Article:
Filesystem Structure of a Go project

Folder structure

Go projects are composed by packages. We call commands the packages that have the main identifier.

A project can have

  • 1 package
  • n packages
  • 1 command
  • 1 command and 1 package
  • n commands and 1 package
  • 1 command and n packages
  • n commands and n packages

Depending on the nature of your project you need to organize the folder structure in a certain way.

Some real world examples

Let’s see some real world examples of this in the wild, here below. I took them from Five suggestions for setting up a Go project by Dave Cheney.

Example of a project with 1 package:

Example of a project with n packages

Example of a project with 1 command

Example of a project with 1 command and 1 package

Example of a project with n commands and n packages

Conventions for file structure inside a project

From those examples we can tell these conventions:

If you have one command, it can live in a main.go file in the root of the project.

With more than one command, create a cmd/ folder, and under this, create a folder with the name of the command. In each folder, ideally a .go file with the same name will contain the main() function, although it’s not mandatory.

Packages go in their own folder, unless you just have one package.

Filesystem location for installed packages

Any Go project can be installed by using go get. go get will install packages under $GOPATH/src. For example typing

go get

will download and install the 1-package repo located at, and it will put it under $GOPATH/src/ We can just reference it in our programs using import

What if we type

go get

instead? Remember, this is the one-command repository we listed before.

go get will download it like it did for, and put it under $GOPATH/src, BUT since it’s a command, it will also compile and create a $GOPATH/bin/godep binary.

Go commands are compiled to the name of the enclosing folder, in this case the folder was the root one, so it’s godep. In the case of multiple commands, it will take the last subfolder name. E.g. an ideal would be compiled to unzip. It does not take the name of the file containing the main() function.


Go has a quite unique concept of workspace. A workspace is the folder structure that $GOPATH points to. When you create a new workspace, add the $GOPATH/bin folder to your path as well. For example if you want to set your workspace to ~/go (which by the ways is the default):

export GOPATH=~/go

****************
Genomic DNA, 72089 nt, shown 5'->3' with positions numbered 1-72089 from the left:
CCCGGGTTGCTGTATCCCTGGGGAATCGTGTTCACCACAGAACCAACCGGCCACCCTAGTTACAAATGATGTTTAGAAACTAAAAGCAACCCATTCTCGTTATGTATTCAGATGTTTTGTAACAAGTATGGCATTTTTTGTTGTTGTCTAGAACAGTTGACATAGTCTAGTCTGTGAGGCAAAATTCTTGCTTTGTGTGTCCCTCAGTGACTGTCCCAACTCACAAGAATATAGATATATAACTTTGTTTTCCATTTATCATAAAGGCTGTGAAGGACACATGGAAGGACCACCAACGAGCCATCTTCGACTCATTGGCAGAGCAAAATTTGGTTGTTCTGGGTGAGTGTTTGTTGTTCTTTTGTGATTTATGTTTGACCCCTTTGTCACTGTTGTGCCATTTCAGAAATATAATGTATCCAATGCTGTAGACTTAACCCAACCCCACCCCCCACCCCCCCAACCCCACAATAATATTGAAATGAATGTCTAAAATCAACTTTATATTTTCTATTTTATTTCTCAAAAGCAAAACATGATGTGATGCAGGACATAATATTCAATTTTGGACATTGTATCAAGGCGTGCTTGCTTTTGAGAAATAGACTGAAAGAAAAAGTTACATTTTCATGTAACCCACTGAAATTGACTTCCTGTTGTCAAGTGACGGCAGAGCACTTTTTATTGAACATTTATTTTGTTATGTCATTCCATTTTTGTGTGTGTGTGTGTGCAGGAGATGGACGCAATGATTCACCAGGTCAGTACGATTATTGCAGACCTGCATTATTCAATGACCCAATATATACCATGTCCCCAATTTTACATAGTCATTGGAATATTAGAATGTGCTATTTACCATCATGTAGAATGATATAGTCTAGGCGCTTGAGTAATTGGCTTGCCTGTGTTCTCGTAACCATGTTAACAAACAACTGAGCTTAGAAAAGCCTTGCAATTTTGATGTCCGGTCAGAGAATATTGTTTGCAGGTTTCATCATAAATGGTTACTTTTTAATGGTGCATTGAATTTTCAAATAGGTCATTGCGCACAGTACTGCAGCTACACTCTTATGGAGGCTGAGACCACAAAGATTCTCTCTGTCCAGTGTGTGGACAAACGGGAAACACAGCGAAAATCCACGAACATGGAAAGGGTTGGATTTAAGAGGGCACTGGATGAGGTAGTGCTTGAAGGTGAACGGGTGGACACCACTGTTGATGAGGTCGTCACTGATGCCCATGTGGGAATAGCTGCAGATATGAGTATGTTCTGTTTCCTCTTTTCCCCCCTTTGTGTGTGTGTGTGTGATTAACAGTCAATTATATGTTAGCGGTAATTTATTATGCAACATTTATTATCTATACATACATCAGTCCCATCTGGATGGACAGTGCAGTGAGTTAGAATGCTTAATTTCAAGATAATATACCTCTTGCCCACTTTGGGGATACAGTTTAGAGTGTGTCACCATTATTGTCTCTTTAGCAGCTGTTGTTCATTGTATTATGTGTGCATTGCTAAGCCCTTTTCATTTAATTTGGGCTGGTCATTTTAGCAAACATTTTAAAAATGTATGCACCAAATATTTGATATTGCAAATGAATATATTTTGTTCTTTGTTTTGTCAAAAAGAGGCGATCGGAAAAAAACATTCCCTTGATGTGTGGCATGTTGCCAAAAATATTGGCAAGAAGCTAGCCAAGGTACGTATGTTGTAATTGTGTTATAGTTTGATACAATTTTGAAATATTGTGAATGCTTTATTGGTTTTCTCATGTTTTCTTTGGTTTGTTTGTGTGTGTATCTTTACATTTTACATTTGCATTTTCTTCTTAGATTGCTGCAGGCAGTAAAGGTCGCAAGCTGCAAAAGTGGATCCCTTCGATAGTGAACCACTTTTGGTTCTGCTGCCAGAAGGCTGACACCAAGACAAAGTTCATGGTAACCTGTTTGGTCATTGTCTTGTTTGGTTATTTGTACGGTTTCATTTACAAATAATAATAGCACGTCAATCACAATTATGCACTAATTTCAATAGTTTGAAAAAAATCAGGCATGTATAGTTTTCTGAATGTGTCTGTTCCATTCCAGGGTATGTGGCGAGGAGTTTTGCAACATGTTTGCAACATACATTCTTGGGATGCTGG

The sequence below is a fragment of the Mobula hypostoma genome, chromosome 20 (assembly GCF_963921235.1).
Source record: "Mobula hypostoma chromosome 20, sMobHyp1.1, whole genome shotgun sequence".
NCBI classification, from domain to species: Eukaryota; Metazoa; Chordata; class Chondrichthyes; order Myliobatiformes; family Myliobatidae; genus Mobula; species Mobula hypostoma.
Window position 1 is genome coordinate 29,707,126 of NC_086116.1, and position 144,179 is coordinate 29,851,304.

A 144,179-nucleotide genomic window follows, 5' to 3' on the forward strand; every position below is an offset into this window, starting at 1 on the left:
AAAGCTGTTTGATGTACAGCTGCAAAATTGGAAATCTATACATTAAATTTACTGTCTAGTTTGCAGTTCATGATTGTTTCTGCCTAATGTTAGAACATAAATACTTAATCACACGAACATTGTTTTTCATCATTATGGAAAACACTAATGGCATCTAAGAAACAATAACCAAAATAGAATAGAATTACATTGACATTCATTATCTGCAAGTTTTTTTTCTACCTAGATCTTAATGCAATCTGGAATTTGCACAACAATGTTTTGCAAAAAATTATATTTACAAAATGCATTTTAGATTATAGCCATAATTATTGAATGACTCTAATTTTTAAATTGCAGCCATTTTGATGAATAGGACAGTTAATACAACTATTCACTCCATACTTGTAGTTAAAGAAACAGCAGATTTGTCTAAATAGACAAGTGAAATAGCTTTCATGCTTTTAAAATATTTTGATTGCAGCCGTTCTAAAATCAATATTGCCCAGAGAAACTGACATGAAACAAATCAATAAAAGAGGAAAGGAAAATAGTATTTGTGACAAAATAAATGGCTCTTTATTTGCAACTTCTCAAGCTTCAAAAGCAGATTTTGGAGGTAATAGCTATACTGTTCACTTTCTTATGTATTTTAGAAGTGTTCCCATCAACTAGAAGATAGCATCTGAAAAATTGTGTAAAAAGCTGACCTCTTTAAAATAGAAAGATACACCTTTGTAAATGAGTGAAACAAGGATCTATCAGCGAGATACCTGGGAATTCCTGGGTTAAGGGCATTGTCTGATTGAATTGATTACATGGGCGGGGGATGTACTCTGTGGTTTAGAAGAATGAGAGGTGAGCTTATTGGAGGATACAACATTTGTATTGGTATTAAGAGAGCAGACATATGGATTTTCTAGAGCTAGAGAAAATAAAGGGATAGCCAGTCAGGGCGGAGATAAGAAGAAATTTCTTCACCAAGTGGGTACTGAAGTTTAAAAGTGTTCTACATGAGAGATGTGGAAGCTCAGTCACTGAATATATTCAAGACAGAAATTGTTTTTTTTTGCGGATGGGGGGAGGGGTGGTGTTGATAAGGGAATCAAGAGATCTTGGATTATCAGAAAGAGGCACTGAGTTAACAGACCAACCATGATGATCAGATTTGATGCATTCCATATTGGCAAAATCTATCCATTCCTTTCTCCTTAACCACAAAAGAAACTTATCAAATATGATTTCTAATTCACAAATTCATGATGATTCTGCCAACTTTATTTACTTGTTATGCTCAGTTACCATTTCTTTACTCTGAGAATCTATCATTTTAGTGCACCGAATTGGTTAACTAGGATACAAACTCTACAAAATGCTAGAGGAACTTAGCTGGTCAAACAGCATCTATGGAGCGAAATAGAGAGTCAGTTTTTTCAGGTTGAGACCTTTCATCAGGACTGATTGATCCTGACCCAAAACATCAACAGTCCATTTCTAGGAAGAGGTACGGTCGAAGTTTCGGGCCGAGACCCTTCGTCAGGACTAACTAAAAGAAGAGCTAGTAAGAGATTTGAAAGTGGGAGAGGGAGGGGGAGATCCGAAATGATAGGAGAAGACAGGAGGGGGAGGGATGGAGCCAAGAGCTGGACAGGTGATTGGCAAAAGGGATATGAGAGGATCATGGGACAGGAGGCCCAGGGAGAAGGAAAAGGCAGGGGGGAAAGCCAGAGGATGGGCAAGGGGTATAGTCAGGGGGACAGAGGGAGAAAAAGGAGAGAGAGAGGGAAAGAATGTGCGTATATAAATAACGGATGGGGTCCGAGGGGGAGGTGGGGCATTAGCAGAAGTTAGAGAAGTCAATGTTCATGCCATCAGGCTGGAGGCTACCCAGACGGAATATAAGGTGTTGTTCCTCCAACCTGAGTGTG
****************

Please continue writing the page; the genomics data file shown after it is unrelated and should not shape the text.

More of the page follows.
export PATH=~/go/bin:$PATH

Now, any Go code you run will reference this folder. This allows you to create separate workspaces, although as stated in the official docs,

Go programmers typically keep all their Go code in a single workspace.

Note that this differs from other programming environments in which every project has a separate workspace and workspaces are closely tied to version control repositories.

This is an example of a workspace, listed in the official docs:

        hello                          # command executable
        outyet                         # command executable
                stringutil.a           # package object
            .git/                      # Git repository metadata
            hello.go               # command source
            main.go                # command source
            main_test.go           # test source
            reverse.go             # package source
            reverse_test.go        # test source
            .git/                  # Git repository metadata
            reader.go              # package source
            writer.go              # package source
        #... (many more repositories and packages omitted) ...

Knowing this, let’s see..

Where to place your commands and packages

When running commands using go run, you can have your project anywhere you like, but this is an approach useful only for quick testing.

You should create your programs inside the $GOPATH/src folder, with your unique namespace, e.g.


When running (from anywhere in the system)

go install

Go will compile and put the hello binary in $GOPATH/bin, ready to be run from anywhere in the system.

The same goes for packages, except that when running go install, it will put the compiled package under $GOPATH/pkg.


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